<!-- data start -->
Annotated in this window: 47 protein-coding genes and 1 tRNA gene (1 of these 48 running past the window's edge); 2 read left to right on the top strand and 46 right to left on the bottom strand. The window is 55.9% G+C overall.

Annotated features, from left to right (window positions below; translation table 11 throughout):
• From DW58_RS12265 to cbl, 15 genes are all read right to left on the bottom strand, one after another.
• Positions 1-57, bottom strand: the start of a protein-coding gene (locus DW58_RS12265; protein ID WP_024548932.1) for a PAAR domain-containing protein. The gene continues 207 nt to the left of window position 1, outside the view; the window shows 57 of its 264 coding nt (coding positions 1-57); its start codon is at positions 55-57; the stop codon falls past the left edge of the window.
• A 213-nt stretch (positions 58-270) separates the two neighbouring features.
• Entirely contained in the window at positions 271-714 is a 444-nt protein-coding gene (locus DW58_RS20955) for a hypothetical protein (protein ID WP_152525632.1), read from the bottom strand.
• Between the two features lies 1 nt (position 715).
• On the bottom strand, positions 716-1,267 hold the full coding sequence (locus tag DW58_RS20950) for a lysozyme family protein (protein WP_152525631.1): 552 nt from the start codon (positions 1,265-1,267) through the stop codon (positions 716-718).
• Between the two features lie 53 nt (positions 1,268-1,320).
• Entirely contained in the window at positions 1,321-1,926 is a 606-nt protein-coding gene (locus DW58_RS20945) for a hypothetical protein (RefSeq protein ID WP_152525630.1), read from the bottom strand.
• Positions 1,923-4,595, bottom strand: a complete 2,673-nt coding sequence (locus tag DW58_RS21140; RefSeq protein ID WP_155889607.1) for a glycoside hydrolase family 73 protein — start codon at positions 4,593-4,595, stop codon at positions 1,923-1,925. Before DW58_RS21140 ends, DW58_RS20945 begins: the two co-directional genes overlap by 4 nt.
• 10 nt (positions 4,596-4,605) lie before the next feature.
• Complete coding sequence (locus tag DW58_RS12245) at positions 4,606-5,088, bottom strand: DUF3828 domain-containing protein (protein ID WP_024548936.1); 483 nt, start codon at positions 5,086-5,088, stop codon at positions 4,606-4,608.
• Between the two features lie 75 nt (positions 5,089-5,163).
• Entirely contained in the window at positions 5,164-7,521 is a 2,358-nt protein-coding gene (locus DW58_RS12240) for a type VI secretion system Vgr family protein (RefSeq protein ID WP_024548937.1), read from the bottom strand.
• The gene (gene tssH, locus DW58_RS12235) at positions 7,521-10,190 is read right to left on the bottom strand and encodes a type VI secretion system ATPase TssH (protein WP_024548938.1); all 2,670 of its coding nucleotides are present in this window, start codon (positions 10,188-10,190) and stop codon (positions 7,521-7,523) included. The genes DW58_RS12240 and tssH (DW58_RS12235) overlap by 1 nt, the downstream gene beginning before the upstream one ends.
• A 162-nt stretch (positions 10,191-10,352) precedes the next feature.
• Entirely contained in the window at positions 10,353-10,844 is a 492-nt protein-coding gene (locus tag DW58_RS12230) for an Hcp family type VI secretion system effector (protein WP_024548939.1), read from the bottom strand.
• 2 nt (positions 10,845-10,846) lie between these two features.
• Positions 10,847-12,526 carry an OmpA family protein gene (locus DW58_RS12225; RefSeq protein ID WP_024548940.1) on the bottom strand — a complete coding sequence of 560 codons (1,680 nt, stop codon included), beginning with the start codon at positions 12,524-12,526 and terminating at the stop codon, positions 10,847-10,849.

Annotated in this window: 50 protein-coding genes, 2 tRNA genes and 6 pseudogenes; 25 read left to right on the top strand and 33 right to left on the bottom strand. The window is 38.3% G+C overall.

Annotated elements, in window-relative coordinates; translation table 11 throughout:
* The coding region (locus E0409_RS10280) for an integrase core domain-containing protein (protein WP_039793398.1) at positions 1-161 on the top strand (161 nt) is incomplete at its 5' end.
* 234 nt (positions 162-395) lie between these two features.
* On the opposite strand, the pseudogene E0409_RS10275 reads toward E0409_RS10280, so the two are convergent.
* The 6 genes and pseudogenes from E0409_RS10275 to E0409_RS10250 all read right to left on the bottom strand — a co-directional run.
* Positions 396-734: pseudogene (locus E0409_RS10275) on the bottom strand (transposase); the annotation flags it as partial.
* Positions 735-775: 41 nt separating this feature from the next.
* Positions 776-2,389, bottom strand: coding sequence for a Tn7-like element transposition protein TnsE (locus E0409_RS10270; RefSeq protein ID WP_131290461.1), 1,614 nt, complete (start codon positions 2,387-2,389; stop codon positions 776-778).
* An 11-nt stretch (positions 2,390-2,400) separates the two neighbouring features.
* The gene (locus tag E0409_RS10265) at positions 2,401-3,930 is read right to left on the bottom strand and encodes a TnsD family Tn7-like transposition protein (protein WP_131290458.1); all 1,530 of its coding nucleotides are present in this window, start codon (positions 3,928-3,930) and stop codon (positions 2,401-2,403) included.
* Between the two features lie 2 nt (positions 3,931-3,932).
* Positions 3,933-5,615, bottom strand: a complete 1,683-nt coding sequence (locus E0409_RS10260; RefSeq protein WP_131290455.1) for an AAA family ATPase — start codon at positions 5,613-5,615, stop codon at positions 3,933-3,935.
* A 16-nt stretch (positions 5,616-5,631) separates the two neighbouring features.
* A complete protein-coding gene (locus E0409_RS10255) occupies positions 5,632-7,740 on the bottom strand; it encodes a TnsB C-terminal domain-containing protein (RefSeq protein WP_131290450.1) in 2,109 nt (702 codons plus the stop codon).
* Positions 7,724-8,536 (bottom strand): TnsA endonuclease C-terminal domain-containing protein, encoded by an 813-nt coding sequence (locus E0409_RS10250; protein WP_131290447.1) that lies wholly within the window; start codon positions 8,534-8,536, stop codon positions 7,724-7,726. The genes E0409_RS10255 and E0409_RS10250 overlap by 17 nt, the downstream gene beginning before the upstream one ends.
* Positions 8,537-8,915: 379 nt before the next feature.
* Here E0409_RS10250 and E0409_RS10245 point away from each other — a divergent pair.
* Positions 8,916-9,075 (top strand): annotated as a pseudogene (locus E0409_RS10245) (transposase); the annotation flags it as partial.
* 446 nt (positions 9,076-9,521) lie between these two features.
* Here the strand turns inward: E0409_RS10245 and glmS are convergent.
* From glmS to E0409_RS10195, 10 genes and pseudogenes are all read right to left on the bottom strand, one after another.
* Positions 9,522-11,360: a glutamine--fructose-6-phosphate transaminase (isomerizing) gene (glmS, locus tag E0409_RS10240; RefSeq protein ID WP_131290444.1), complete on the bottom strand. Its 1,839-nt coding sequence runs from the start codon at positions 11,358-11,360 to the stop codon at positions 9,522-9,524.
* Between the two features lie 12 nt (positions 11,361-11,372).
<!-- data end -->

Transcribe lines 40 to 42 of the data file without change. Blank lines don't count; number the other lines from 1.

* 446 nt (positions 9,076-9,521) lie between these two features.
* Here the strand turns inward: E0409_RS10245 and glmS are convergent.
* From glmS to E0409_RS10195, 10 genes and pseudogenes are all read right to left on the bottom strand, one after another.